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February 22, 1821.

SIR: I have the honor of transmitting, herewith, a Report upon Weights and Measures, prepared in conformity to a resolution of the Senate of the 3d March, 1817.

With the highest respect,

I am, Sir,
Your very humble and ob't servant,

JOHN QUINCY ADAMS. To the President of the Senate

of the United States.


THE SECRETARY OF STATE, to whom, by a resolution of the Senate

of the 3d of March, 1817, it was referred to prepare and report to the Senate, “a statement relative to the regulations and stand66 ards for weights and measures in the several states, and re“ lative to proceedings in foreign countries, for establishing uni“ formity in weights and measures, together with such propositions 6 relative thereto, as may be proper to be adopted in the United

“ States,” respectfully submits to the Senate the following REPORT:

The resolution of the Senate embraces three distinct objects of attention, which it is proposed to consider in the following order: 1. The proceedings in foreign countries for establishing uniformi

ty in weights and measures. 2. The regulations and standards for weights and measures in the

several states of the Union. 3. Such propositions relative to the uniformity of weights and mea.

sures as may be proper to be adopted in the United States. The term uniformity, as applied to weights and measures, is susceptible of various constructions and modifications, some of which would restrict, while others would enlarge, the objects in contemplation by the resolution of the Senate.

Uniformity in weights and measures may have reference 1. To the weights and measures themselves. 2. To the objects of admeasurement and weight. 3. To time, or the duration of their establishment. 4. To place, or the extent of country over which, including the per

sons by whom, they are used. 5. To numbers, or the modes of numeration, multiplication, and

division, of their parts and units. 6. To their nomenclature, or the denominations by which they are

called. 7. To their connection with coins and moneys of account. In reference to the weights and measures themselves, there may be

An uniformity of identity, or
An uniformity of proportion.

By an uniformity of identity, is meant a system founded on the principle of applying only one unit of weights to all weighable articles, and one unit of measures of capacity to all substances, thus measured, liquid or dry.

By an uniformity of proportion, is understood a system admitting more than one unit of weights, and more than one of measures of capacity; but in which all the weights and measures of capacity are in a uniform proportion with one another.

Our present existing weights and measures are, or originally were, founded upon the uniformity of proportion. The new French metrology is founded upon the uniformity of identity.

And, in reference to each of these circumstances, and to each in combination with all, or either of the others, uniformity may be more or less extensive, partial, or complete...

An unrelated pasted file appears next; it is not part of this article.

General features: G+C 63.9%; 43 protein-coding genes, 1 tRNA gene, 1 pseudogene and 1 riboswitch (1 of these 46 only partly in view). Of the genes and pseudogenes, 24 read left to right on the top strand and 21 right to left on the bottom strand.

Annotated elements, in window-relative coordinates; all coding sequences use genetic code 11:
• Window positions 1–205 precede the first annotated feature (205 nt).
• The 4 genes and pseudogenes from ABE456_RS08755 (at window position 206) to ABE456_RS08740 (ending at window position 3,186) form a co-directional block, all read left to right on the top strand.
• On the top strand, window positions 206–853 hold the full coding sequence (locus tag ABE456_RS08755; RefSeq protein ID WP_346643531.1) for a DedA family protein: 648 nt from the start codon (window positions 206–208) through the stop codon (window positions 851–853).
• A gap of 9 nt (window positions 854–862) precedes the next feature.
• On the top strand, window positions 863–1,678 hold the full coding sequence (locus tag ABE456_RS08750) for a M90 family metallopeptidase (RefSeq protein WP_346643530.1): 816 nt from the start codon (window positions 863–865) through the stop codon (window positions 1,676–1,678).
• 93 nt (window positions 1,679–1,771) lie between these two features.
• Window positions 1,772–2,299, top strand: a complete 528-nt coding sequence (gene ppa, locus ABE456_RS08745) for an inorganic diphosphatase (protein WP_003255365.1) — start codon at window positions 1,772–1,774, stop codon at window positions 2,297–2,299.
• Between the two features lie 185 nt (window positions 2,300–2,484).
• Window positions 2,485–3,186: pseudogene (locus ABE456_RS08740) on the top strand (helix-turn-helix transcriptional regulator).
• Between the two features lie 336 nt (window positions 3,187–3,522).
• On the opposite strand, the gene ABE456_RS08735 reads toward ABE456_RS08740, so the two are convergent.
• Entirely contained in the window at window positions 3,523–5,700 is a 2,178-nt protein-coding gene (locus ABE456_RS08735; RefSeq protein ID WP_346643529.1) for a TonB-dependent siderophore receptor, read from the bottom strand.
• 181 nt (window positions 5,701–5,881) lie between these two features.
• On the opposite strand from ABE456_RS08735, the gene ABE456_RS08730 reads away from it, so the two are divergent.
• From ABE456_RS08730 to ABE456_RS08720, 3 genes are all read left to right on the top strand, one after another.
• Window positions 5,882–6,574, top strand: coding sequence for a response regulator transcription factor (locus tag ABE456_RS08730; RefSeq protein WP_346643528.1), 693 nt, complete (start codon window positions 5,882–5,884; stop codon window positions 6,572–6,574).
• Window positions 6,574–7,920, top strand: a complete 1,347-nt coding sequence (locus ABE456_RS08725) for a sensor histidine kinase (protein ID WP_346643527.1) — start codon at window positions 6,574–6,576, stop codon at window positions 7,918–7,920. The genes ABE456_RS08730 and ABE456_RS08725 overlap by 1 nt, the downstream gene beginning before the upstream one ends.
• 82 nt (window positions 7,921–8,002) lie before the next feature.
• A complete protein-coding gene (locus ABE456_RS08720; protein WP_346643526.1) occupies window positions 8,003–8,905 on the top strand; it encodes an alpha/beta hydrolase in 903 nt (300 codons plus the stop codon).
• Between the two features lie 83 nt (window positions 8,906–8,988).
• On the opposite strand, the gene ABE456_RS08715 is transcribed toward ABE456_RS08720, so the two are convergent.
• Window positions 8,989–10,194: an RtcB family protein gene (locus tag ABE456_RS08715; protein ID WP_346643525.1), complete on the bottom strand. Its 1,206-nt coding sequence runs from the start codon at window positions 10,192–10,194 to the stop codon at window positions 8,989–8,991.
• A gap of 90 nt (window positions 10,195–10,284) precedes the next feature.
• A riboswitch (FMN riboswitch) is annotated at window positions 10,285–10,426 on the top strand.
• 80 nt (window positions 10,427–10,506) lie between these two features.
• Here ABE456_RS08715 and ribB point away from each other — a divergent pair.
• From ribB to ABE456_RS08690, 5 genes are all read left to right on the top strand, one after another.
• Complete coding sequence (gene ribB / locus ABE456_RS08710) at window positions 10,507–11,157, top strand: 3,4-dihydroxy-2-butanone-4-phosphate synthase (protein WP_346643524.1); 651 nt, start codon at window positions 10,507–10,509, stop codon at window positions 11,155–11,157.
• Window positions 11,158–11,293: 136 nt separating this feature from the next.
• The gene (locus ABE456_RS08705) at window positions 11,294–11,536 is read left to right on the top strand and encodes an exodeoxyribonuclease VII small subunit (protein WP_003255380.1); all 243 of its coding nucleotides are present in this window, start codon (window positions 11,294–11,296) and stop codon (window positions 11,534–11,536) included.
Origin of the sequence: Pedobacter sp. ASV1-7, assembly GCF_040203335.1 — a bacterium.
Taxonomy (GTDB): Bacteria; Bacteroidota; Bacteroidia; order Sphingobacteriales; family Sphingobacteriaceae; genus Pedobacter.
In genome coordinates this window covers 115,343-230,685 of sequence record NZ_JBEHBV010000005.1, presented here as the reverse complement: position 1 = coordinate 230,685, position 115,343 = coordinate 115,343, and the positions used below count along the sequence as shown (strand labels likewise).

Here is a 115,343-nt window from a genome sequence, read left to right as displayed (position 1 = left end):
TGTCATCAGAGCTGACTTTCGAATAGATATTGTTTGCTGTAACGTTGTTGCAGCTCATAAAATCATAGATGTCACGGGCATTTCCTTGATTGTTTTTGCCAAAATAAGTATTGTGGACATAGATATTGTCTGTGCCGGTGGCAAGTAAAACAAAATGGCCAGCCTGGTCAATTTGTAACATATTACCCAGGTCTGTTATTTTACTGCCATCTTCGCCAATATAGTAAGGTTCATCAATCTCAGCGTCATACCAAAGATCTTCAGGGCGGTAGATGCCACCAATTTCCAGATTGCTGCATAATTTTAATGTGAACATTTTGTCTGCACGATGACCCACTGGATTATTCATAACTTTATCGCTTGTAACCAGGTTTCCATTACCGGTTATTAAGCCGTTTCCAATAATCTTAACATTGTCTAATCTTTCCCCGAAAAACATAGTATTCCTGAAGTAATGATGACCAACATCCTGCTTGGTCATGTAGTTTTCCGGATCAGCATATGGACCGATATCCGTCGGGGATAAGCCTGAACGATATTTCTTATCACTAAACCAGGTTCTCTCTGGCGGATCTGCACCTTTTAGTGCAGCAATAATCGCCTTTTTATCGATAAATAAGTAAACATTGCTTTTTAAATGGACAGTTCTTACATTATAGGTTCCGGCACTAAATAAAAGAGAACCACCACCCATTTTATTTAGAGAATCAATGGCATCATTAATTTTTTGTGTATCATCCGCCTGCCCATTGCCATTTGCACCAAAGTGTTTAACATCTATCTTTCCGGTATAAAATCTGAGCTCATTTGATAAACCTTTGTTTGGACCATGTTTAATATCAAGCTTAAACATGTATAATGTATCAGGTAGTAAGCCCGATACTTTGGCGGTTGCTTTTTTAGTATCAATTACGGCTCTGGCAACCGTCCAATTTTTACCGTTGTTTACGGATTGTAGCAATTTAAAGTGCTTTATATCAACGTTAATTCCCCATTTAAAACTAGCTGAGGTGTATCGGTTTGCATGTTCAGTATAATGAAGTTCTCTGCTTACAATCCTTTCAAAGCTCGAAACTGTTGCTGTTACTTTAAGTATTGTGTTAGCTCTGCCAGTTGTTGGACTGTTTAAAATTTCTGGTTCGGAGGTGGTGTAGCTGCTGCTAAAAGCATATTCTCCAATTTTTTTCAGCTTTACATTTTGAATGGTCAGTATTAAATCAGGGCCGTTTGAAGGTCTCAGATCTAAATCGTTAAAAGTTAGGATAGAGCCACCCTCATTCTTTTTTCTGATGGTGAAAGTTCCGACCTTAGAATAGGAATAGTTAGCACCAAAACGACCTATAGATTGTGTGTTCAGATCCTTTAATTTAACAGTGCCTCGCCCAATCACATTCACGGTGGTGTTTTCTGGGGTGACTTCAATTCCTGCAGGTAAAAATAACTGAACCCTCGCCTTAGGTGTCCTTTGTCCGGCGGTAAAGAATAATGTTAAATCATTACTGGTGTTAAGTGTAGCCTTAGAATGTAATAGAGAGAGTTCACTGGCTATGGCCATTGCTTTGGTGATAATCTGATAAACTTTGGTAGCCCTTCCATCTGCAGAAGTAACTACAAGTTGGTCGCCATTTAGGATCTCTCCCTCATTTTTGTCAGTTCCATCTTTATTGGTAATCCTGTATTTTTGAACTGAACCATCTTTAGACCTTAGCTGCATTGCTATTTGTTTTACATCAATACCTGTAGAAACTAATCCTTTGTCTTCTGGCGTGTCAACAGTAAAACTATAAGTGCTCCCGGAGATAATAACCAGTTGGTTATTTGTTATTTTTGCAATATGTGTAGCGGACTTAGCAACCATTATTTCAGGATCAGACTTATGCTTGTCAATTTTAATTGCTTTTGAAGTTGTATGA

Measures and weights are the instruments used by man for the comparison of quantities, and proportions of things.

In the order of human existence upon earth, the objects which sucçessively present themselves, are man-natural, domestic, civil society, government, and law. The want, at least, of measures of length, is founded in the physical organization of individual man, and precedes the institution of society. Were there but one man upon earth, a solitary savage, ranging the forests, and supporting his existence by a continual conflict with the wants of his nature, and the rigor of the elements, the necessities for which he would be called to provide would be food, raiment, shelter. To provide for the wants of food and raiment, the first occupation of his life would be the chase of those animals, the flesh, of which serves him for food, and the skins of which are adaptable to his person for raiment. In adapting the raiment to his body, he would find at once, in his own person, the want and the supply of a standard measure of length, and of the proportions and subdivisions of that standard. . But, to the continued existence of the human species, two persons of different sexes are required. Their union constitutes natural society, and their perinanent cohabitation, by mutual consent, forms the origin of domestic society. Permanent cohabitation requires a common place of abode, and leads to the construction of edifices where the associated parties, and their progeny, may abide. To the construction of a dwelling place, superficial measure becomes essential, and the dimensions of the building still bear a natural proportion to those of its destined inhabitants. Vessels of capacity are soon found indispensable for the supply of water; and the range of excursion around the dwelling could scarcely fail to suggest the use of a measure of itinerary distance.

Measures of length, therefore, are the wants of individual man, independent of, and preceding, the existence of society. Measures of surface, of distance, and of capacity, arise immediately from domestic society. They are wants proceeding rather from social, than from individual, existence. With regard to the first, tinear measure, nature in creating the want, and in furnishing to man, within himself,

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